The number of Wills that are challenged, based on fraud or forgery is increasing – although not great in number. However, this trend does underline the need to ensure that Wills are both up to date and that an individual’s wishes, relating to the Will, are made known to close family and friends.
However, should you be in the unfortunate position that you feel a Will has been tampered with and that the wishes of the person whom you knew and whose Will it is, are strongly at odds with what’s reflected in their Will, there is a course of action that you can take – although it can be a rather difficult path.
First, we need to determine the difference between a fraudulent and a forged Will. A forged Will is a document which is not genuine. However, a fraudulent Will is a genuine document, but one which does not truly reflect the expressed wishes of the testator.
Examples of a fraudulent Will includes:
- Where the Will was not actually signed in the presence of two or more witnesses – either in person or online via a vehicle such as ‘Zoom’ or ‘Microsoft Teams.’
- Where the testator was tricked into signing a document not knowing or understanding that it was a Will.
- Where false representation(s) is / were made to the testator to persuade the testator to make a Will in certain terms.
- Where the last Will was deliberately destroyed.
Furthermore, Under Section 9 of the Wills Act 1837 a testator needed to have been fully aware of the Will, the Wills contents and to have fully understood the Wills provisions.
Contesting a Will, based on fraud or forgery, is usually by those who claim to have been the victim of a conspiracy, which has, as a result, deprived them of the inheritance they had expected to receive.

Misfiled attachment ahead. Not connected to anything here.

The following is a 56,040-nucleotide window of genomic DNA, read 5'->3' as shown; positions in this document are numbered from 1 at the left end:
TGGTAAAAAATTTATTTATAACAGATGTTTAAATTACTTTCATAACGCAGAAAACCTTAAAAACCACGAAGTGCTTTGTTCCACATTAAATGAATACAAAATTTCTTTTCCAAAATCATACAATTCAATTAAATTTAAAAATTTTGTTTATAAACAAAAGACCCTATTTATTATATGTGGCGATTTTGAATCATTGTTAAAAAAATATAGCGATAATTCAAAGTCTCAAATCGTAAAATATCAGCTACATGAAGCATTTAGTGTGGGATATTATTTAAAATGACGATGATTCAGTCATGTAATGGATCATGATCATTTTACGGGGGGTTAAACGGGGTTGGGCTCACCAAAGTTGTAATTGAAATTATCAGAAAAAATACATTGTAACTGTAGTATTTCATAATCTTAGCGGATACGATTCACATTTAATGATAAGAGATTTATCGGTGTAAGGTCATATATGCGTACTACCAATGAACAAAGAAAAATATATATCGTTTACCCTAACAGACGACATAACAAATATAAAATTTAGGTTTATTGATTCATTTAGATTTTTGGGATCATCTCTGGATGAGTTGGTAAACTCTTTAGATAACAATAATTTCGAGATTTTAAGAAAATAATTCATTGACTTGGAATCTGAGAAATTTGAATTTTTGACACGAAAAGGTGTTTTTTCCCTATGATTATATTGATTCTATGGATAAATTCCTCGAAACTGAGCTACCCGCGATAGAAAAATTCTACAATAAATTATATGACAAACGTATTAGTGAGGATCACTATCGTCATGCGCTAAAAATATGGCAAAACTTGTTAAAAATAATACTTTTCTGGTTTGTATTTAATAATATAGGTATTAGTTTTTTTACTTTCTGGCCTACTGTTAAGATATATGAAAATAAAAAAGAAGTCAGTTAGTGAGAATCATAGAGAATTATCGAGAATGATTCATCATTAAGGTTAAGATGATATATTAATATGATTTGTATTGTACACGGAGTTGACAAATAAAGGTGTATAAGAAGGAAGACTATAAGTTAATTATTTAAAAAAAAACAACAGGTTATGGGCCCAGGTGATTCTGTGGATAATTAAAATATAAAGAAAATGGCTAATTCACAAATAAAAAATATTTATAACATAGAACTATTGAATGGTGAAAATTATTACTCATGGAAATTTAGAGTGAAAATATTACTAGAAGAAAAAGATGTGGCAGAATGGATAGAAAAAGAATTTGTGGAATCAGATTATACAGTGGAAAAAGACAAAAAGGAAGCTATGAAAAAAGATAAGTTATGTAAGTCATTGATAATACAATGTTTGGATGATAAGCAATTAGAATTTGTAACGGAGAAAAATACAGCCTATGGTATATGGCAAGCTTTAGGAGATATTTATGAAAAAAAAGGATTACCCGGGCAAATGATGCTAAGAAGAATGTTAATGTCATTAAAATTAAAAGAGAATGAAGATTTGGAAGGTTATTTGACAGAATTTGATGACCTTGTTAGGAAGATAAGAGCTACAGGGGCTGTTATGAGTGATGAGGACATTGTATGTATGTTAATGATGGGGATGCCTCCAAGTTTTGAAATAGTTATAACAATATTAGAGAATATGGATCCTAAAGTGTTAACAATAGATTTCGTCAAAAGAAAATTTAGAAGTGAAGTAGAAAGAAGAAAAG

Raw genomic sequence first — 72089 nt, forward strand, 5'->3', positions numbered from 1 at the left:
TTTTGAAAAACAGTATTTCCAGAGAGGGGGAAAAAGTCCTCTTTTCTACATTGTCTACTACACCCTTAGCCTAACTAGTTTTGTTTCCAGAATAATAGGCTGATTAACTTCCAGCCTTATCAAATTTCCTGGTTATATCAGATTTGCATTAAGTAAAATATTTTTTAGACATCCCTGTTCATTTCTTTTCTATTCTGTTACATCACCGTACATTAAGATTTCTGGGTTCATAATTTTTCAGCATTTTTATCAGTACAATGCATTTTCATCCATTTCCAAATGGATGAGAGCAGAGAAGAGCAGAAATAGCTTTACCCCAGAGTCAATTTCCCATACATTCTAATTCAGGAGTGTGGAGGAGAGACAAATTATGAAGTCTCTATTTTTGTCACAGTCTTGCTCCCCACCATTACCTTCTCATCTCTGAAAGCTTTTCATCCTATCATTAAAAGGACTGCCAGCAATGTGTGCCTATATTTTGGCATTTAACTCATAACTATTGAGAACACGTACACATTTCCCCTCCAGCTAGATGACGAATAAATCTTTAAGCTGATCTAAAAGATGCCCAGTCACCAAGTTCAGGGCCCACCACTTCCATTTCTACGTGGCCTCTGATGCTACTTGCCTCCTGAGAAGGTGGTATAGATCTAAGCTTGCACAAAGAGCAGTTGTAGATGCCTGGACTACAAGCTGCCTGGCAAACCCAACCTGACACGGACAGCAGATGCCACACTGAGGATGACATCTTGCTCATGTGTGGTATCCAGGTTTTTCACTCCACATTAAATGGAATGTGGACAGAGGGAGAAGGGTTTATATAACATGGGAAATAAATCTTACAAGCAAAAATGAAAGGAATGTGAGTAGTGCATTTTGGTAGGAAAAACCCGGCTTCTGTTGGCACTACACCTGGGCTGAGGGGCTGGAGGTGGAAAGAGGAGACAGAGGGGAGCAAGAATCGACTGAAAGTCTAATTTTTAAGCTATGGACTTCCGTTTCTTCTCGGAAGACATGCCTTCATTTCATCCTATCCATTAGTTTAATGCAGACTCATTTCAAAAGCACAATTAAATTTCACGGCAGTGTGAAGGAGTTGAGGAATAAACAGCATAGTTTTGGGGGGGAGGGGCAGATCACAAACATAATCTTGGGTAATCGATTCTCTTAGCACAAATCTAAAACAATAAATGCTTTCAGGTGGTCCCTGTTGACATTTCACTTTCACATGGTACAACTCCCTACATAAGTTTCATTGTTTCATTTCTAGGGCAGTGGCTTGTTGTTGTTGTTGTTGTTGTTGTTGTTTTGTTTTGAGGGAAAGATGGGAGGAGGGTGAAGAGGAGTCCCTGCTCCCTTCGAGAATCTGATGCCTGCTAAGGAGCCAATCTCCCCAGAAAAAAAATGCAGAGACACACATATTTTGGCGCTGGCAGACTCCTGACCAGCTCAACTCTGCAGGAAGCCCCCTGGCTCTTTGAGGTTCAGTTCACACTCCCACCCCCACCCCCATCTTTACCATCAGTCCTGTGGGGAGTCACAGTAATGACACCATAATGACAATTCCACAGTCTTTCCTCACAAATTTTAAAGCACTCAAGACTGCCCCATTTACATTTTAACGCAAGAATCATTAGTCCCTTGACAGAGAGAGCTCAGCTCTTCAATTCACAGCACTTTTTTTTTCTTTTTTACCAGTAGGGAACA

Fraud and forgery is a criminal offence and a criminal case must be dealt with prior to any probate activity taking place. If any criminal charges result in a conviction, probate can be refused in respect of a Will that has been obtained by fraud or forgery.
If you suspect a Will to be fraudulent or a forgery you need to do the following:
- Get in touch with a legal expert
A legal expert will tell you whether you have a good case or not and if you have, the best way to move forwards.
- Gather Evidence
This is really important, since proving a Will to be fraudulent is incredibly difficult. You will require evidence that gives you at least a 50% chance of winning and this is not an easy thing to achieve.
A forged signature is often a sure-fire sign of ‘wrong-doing,’ but requires the skill and evidence of a handwriting expert. The expert will be required to compare at least 10 documents carrying the testators signature
- Witness Reports
In most cases, even the evidence of the handwriting expert will not be enough! You will need to get in touch with all the people who were closely involved with the deceased to provide a fuller insight into the individual and possibly their wishes and thoughts with regards to you, other family members and possibly their wishes with regards to who they would have liked to benefit from the various aspects of their estate.
- Seek Mediation
This should always be your first step before going to court. Ideally both parties should be seeking to reach some kind of resolution ……and its far cheaper and much less stressful than a court case!
- Pursue a Legal Action
This should be very much a last case resort and not undertaken lightly since – as already stated, a fraudulent Will is very difficult to prove and your chances of winning, even with all the afore mentioned evidence, is slim.
To ensure your Will is written correctly and adheres to all the UK Will related guidelines, regulations and laws, get in touch with mylastwill.co.uk